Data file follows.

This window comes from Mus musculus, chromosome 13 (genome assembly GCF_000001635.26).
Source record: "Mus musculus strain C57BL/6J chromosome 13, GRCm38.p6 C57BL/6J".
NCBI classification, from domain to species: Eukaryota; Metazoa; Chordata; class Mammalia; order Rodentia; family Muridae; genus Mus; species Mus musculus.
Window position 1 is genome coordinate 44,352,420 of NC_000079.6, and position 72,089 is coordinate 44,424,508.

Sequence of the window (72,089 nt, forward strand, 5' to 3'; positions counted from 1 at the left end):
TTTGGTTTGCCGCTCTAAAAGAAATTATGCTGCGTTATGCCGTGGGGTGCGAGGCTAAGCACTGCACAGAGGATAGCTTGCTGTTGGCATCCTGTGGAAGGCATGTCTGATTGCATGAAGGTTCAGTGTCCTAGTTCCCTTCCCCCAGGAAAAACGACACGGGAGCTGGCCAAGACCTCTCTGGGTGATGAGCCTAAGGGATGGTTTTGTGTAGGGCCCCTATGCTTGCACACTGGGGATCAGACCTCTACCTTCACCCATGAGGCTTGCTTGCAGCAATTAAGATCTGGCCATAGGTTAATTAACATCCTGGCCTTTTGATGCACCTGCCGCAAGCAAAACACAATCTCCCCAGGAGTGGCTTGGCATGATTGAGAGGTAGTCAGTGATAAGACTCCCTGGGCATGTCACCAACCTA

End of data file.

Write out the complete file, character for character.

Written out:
This window comes from Mus musculus, chromosome 13 (genome assembly GCF_000001635.26).
Source record: "Mus musculus strain C57BL/6J chromosome 13, GRCm38.p6 C57BL/6J".
NCBI classification, from domain to species: Eukaryota; Metazoa; Chordata; class Mammalia; order Rodentia; family Muridae; genus Mus; species Mus musculus.
Window position 1 is genome coordinate 44,352,420 of NC_000079.6, and position 72,089 is coordinate 44,424,508.

Sequence of the window (72,089 nt, forward strand, 5' to 3'; positions counted from 1 at the left end):
TTTGGTTTGCCGCTCTAAAAGAAATTATGCTGCGTTATGCCGTGGGGTGCGAGGCTAAGCACTGCACAGAGGATAGCTTGCTGTTGGCATCCTGTGGAAGGCATGTCTGATTGCATGAAGGTTCAGTGTCCTAGTTCCCTTCCCCCAGGAAAAACGACACGGGAGCTGGCCAAGACCTCTCTGGGTGATGAGCCTAAGGGATGGTTTTGTGTAGGGCCCCTATGCTTGCACACTGGGGATCAGACCTCTACCTTCACCCATGAGGCTTGCTTGCAGCAATTAAGATCTGGCCATAGGTTAATTAACATCCTGGCCTTTTGATGCACCTGCCGCAAGCAAAACACAATCTCCCCAGGAGTGGCTTGGCATGATTGAGAGGTAGTCAGTGATAAGACTCCCTGGGCATGTCACCAACCTA